The Short History of Crypto Scams

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By A D

Cryptocurrencies have certainly made their mark in the world, disrupting traditional banking systems and paving the way for innovative technologies. Since the introduction of bitcoin, the first and most well-known cryptocurrency in the world, the crypto world has exploded, with almost 20,000 different cryptocurrencies in circulation today. Faster and cheaper transactions, cross-border payments without the need for intermediaries, and giving new dimensions to businesses- these digital assets have offered benefits that simply cannot be overlooked.
Many crypto-based projects have revolutionised the potential of industries and shown new opportunities to the world. Ethereum, the second-largest cryptocurrency by market capitalisation, enables developers to build decentralised applications on its blockhain, offering new ways to create, store and transfer value. The crypto space constantly promotes blockchain-based developments, which have the capacity to change the way the world interacts.

However, it’s not all sunshine and rainbows in the world of crypto. As with any new technology, there have been instances of misuse and abuse. The very feature that has been a key factor in the rise of crypto, its decentralised nature, has also made it a prime target for fraudsters. Scammers are always looking for ways to take advantage of unsuspecting individuals, and the crypto industry has been no exception. From fraudulent ICOs to Ponzi schemes and ransomware attacks, the crypto space has seen some of the biggest and most devastating scams in history.
In 2014, Mt.Gox, a Tokyo-based exchang that once handled over 70% of all Bitcoin trasactions filed for bankruptcy after losing 850,000 BTC worth $450 million at the time. In 2018, the famous BitConnect, a cryptocurrency lending platform, shut down after being accused of running a Ponzi scam, resulting in millions of dollars in losses for investors. Numerous such incidents have followed from time to time, creating a cloud of uncertainty around crypto.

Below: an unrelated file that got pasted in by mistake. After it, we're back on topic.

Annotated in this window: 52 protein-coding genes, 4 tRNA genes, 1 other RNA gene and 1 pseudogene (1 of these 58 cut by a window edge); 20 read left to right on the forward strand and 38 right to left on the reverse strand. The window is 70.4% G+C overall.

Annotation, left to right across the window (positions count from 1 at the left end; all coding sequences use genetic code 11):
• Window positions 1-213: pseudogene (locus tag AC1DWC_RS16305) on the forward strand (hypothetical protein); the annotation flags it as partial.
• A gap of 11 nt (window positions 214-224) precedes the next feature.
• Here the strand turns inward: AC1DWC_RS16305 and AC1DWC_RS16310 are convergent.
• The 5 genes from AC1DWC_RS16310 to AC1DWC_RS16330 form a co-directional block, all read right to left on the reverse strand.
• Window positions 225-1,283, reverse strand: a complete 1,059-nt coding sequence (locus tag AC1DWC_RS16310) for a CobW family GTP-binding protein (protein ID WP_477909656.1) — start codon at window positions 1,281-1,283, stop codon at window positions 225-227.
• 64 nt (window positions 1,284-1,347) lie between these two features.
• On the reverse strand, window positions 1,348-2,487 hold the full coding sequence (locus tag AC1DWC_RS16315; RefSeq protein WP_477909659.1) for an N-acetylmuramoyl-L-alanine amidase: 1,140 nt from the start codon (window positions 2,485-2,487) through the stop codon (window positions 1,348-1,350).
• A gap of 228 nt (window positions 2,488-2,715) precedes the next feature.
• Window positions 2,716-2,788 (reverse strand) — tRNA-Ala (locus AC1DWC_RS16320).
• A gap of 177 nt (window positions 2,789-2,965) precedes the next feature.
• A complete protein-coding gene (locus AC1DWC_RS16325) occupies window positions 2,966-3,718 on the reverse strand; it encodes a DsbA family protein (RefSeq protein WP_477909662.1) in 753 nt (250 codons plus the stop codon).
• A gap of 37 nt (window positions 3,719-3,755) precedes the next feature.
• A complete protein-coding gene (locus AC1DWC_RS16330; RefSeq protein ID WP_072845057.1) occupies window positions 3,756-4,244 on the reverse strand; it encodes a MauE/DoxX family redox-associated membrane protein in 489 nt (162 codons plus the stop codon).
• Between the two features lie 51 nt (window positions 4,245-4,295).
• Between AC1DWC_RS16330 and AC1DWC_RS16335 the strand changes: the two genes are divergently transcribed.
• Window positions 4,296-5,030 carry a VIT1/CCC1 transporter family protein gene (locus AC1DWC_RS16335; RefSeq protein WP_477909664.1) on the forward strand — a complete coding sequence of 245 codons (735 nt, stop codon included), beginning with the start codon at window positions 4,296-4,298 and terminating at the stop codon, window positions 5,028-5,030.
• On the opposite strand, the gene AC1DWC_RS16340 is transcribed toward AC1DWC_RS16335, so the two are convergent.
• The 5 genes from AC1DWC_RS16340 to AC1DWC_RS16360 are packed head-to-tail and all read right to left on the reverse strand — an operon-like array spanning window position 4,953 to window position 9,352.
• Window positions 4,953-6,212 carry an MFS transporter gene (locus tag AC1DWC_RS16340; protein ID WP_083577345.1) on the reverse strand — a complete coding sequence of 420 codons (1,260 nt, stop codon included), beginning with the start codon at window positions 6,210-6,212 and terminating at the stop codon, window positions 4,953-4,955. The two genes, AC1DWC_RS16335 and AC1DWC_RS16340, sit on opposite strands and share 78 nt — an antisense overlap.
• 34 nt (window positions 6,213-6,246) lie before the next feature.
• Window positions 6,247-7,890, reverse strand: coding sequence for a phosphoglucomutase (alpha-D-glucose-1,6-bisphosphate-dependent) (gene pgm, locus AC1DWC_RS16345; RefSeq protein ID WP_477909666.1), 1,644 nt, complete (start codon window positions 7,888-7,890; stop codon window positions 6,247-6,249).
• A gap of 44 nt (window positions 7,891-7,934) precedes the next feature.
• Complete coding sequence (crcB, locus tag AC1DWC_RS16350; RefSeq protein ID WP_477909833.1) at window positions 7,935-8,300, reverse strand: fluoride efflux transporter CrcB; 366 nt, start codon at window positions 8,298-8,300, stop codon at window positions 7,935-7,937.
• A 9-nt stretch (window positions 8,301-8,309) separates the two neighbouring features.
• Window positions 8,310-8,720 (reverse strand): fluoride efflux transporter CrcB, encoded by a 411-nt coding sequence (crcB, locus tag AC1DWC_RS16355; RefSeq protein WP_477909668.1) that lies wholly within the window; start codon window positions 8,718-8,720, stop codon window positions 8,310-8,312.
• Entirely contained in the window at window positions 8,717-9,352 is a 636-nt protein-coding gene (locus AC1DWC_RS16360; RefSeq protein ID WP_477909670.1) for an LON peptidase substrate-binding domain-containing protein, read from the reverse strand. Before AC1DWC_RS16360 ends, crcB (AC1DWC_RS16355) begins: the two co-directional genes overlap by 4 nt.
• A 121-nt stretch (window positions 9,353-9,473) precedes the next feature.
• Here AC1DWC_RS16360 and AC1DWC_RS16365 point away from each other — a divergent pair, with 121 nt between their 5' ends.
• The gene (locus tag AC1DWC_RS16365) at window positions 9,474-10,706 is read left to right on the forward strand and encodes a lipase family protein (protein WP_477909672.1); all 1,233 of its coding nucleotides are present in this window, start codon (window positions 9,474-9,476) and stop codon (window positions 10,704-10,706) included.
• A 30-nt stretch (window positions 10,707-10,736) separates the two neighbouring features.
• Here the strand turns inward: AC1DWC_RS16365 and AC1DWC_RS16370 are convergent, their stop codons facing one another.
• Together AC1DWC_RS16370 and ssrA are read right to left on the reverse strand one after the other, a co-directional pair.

From the aforementioned Ponzi scams to fake ICOs and phishing attacks, the world of crypto scams is unfortunately vast and varied.

  1. Fake Crypto Exchanges and Crypto Wallets

Fake crypto exchanges and wallets are a type of crypto scam where scammers create fraudulent platforms that mimic legitimate exchanges or wallets. These fake platforms may look and operate similarly to the real ones, but they are designed to steal your personal information and cryptocurrency holdings.

In a fake crypto exchange scam, scammers create a website or app that appears to be a legitimate crypto exchange. They may even use a similar name, logo, and website design to deceive users into thinking that they are using the real exchange. The scammer will typically offer enticing deals and promotions to lure users to sign up and deposit their funds. Once the user has deposited their cryptocurrency into the fake exchange, the scammer will disappear with their funds, leaving the user with nothing.

Similarly, in a fake crypto wallet scam, scammers create a fake wallet that appears to be a legitimate one. They may even create a mobile app that is available on app stores, which users can download and install. Once the user has downloaded and installed the fake wallet, they may be prompted to enter their private keys or seed phrase. Once the user provides this information, the scammer can access their cryptocurrency wallet and steal their funds. The most common way scammers execute this is through honeypot contracts. One indentifier for mallicious wallets is little to no selling activity in their token tracker, which indicates that users are being being prevented from selling their funds.

  1. Rug pull scams

Rug pull scams are a type of crypto scam that occur when the creators of a new cryptocurrency project intentionally deceive investors by manipulating the value of the project’s tokens and then suddenly abandoning the project. These scams usually involve a small team of developers who create a new token with the promise of high returns and then launch it on a decentralized exchange (DEX) or a new centralized exchange.

After the token launch, the scammers will use various tactics to manipulate the price of the token, such as fake trading volume, price pumps, and social media hype. Once the price of the token has reached a certain threshold, the scammers will suddenly withdraw all of the liquidity from the exchange, causing the value of the token to plummet. This leaves investors with worthless tokens and no way to recoup their losses.